The complexity of global warming and its effects are highlighted in journal articles cited by SeaWeb in its latest Marine Science Review (issue #359). The challenge to scientists in determining the long-term effects is how best to correlate a myriad of artificially introduced components that can either increase or even decrease atmospheric and ocean temperatures.
A study in Nature Geoscience examines the complexities behind the El Nino-Southern Oscillation (ENSO) which begins in the tropical Pacific but whose effects extend worldwide. Predicting the frequency and extant of this oscillation has been a challenge even in the best (aka "al naturale") of circumstances. By interjecting man-made factors, the predictability becomes even more difficult. But it is clear that a strong ENSO raises temperatures along the equator, changing wind patterns that impact temperature gradients between surface and deep water layers both at the equator and beyond.
Another study in Nature Geoscience examined issues related to atmospheric aerosols - particles and gases in the atmosphere that have the ability to actually lower temperatures (an extreme example of this would be the extended "winter" that doomed the dinosaurs brought on by ejecta from a meteorite impact). With man-made pollutants, like smog, sometimes both effects - heating and cooling - are at work due to the nature of what is being thrown into the air. This can make it challenging for scientists to determine the end net result and for those who have proposed the use of man-made atmospheric aerosols to moderate temperature, called radiation management, the results are questionable. One fact is known: atmospheric aerosols ultimately weaken the ozone layer, as we had over the Arctic, which increases temperatures.
There were two studies in Toxicon that examined the increase of Ciguatera, a fish poisoning that occurs with the ingestion of algal toxins. As it works its way up the food chain, the effect accumulates and becomes magnified. Human consumption of infected fish can produce some nasty gastrointestinal and even neurological effects. One study, focused on the Caribbean, and showed that the incidence of ciguatera was highest where high and relatively consistent sea surface temperatures (SST) occurred. In contrast, another study in the South Pacific showed that there is a temperature threshold over which ciguatera prevalence is dampened, but determining where and when this dampening effect occurs is challenging due to the oscillation of ocean currents in the area.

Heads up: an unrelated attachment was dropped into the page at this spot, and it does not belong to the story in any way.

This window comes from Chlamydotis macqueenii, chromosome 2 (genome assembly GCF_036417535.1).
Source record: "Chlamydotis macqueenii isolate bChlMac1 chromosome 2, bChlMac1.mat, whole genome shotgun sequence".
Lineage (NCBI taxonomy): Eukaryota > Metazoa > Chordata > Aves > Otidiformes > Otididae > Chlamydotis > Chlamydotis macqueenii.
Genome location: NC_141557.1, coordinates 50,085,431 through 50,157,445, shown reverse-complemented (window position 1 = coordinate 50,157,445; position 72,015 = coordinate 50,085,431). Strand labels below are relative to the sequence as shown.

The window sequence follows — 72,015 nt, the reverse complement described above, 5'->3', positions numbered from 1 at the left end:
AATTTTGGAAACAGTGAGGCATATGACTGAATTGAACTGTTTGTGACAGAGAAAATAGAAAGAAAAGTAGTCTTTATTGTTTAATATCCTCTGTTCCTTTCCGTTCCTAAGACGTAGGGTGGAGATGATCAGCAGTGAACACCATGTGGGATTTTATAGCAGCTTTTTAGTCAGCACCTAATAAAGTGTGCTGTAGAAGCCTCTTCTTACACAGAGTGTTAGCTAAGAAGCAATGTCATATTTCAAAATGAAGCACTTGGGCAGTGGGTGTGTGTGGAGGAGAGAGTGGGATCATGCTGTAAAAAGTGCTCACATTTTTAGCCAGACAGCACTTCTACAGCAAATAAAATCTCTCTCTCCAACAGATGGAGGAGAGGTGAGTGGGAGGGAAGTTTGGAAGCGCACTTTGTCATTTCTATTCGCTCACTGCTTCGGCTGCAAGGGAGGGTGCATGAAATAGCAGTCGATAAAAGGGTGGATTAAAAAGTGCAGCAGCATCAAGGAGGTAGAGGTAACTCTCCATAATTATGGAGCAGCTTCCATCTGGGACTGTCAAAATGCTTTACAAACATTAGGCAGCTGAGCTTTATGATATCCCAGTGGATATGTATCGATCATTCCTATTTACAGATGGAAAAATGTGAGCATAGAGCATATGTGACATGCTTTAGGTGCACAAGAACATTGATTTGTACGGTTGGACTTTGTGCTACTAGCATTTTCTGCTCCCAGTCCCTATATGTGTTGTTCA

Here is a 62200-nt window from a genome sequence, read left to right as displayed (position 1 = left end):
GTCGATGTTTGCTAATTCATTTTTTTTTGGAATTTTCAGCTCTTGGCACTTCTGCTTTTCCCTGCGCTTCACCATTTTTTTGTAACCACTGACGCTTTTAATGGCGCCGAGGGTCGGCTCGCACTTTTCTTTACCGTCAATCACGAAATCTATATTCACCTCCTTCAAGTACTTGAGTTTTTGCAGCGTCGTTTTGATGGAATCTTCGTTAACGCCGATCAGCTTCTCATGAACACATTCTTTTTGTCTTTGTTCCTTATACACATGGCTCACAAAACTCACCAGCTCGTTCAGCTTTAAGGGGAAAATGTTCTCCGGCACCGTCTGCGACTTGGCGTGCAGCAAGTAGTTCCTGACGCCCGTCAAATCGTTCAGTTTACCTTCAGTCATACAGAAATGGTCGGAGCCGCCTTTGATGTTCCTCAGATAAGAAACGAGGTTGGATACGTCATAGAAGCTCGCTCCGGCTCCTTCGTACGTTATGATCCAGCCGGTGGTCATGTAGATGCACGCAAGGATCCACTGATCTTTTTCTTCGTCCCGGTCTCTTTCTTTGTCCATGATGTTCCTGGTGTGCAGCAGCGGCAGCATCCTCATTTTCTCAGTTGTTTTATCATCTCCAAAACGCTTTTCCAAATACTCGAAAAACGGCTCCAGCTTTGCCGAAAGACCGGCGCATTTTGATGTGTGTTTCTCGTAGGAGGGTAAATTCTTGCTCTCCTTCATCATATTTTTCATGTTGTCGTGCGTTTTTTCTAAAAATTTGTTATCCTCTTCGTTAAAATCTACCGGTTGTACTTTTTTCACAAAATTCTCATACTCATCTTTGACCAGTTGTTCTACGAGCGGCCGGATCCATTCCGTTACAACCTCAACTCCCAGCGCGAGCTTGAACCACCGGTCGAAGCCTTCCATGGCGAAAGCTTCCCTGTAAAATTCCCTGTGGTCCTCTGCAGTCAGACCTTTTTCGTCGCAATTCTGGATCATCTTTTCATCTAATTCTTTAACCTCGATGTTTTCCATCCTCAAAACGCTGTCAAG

And lastly, a study in Climate Policy reminded us all of where the impacts of climate change will fall on human populations. Equatorial, developing countries - in Africa, the Indian subcontinent, Latin America, and small island states - will feel the greatest effects, affecting subsistence-level economies. And this will have to be taken into consideration when establishing international policies. The industrial world, existing in colder latitudes, has produced over 66% of the global greenhouse gases, but its equatorial neighbors will experience over 75% of the effects within this century.
Climate ecology, like many of the natural forces from evolution to the birth of the universe, is an incredibly complex system unto itself. This makes the study and outcomes of man-made intrusions a very difficult one to forecast. But there is no doubt that mankind is having an impact. I receive 20 to 30 summaries on climate change studies each month from SeaWeb - the data is there, the research is ongoing, and the reality of climate change should be a worldwide concern.